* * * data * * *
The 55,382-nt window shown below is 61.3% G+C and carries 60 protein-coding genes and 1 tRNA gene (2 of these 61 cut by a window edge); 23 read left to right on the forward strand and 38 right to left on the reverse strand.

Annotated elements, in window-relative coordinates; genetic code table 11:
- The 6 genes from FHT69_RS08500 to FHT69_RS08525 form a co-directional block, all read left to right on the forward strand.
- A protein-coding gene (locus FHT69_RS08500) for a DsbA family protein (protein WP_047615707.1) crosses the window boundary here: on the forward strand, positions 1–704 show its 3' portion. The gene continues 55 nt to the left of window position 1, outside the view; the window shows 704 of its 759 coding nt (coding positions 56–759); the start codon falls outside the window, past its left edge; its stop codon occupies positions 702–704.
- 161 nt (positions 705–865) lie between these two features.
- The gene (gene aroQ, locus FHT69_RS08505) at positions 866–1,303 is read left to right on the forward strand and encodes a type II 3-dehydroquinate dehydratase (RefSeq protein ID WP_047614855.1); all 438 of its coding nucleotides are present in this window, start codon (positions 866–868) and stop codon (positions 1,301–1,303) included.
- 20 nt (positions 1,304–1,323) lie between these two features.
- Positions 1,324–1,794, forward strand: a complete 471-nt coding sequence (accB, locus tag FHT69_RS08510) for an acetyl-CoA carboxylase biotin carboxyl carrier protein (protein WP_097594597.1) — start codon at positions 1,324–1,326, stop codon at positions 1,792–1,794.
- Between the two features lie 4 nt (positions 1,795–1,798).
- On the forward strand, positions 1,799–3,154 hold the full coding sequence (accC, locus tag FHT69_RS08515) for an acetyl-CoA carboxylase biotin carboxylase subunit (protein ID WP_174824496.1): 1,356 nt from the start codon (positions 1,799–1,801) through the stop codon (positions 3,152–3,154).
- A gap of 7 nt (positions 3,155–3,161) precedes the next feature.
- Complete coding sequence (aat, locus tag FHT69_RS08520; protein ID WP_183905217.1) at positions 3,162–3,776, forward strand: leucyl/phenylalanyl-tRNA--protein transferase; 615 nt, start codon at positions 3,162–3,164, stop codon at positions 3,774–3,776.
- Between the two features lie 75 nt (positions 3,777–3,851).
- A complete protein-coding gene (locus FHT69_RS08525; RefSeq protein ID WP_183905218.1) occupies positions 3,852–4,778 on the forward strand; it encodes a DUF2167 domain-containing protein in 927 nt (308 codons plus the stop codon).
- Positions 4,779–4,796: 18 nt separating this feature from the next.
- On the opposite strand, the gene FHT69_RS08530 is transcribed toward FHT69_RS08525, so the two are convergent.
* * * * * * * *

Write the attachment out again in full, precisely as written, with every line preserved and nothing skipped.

The 55,382-nt window shown below is 61.3% G+C and carries 60 protein-coding genes and 1 tRNA gene (2 of these 61 cut by a window edge); 23 read left to right on the forward strand and 38 right to left on the reverse strand.

Annotated elements, in window-relative coordinates; genetic code table 11:
- The 6 genes from FHT69_RS08500 to FHT69_RS08525 form a co-directional block, all read left to right on the forward strand.
- A protein-coding gene (locus FHT69_RS08500) for a DsbA family protein (protein WP_047615707.1) crosses the window boundary here: on the forward strand, positions 1–704 show its 3' portion. The gene continues 55 nt to the left of window position 1, outside the view; the window shows 704 of its 759 coding nt (coding positions 56–759); the start codon falls outside the window, past its left edge; its stop codon occupies positions 702–704.
- 161 nt (positions 705–865) lie between these two features.
- The gene (gene aroQ, locus FHT69_RS08505) at positions 866–1,303 is read left to right on the forward strand and encodes a type II 3-dehydroquinate dehydratase (RefSeq protein ID WP_047614855.1); all 438 of its coding nucleotides are present in this window, start codon (positions 866–868) and stop codon (positions 1,301–1,303) included.
- 20 nt (positions 1,304–1,323) lie between these two features.
- Positions 1,324–1,794, forward strand: a complete 471-nt coding sequence (accB, locus tag FHT69_RS08510) for an acetyl-CoA carboxylase biotin carboxyl carrier protein (protein WP_097594597.1) — start codon at positions 1,324–1,326, stop codon at positions 1,792–1,794.
- Between the two features lie 4 nt (positions 1,795–1,798).
- On the forward strand, positions 1,799–3,154 hold the full coding sequence (accC, locus tag FHT69_RS08515) for an acetyl-CoA carboxylase biotin carboxylase subunit (protein ID WP_174824496.1): 1,356 nt from the start codon (positions 1,799–1,801) through the stop codon (positions 3,152–3,154).
- A gap of 7 nt (positions 3,155–3,161) precedes the next feature.
- Complete coding sequence (aat, locus tag FHT69_RS08520; protein ID WP_183905217.1) at positions 3,162–3,776, forward strand: leucyl/phenylalanyl-tRNA--protein transferase; 615 nt, start codon at positions 3,162–3,164, stop codon at positions 3,774–3,776.
- Between the two features lie 75 nt (positions 3,777–3,851).
- A complete protein-coding gene (locus FHT69_RS08525; RefSeq protein ID WP_183905218.1) occupies positions 3,852–4,778 on the forward strand; it encodes a DUF2167 domain-containing protein in 927 nt (308 codons plus the stop codon).
- Positions 4,779–4,796: 18 nt separating this feature from the next.
- On the opposite strand, the gene FHT69_RS08530 is transcribed toward FHT69_RS08525, so the two are convergent.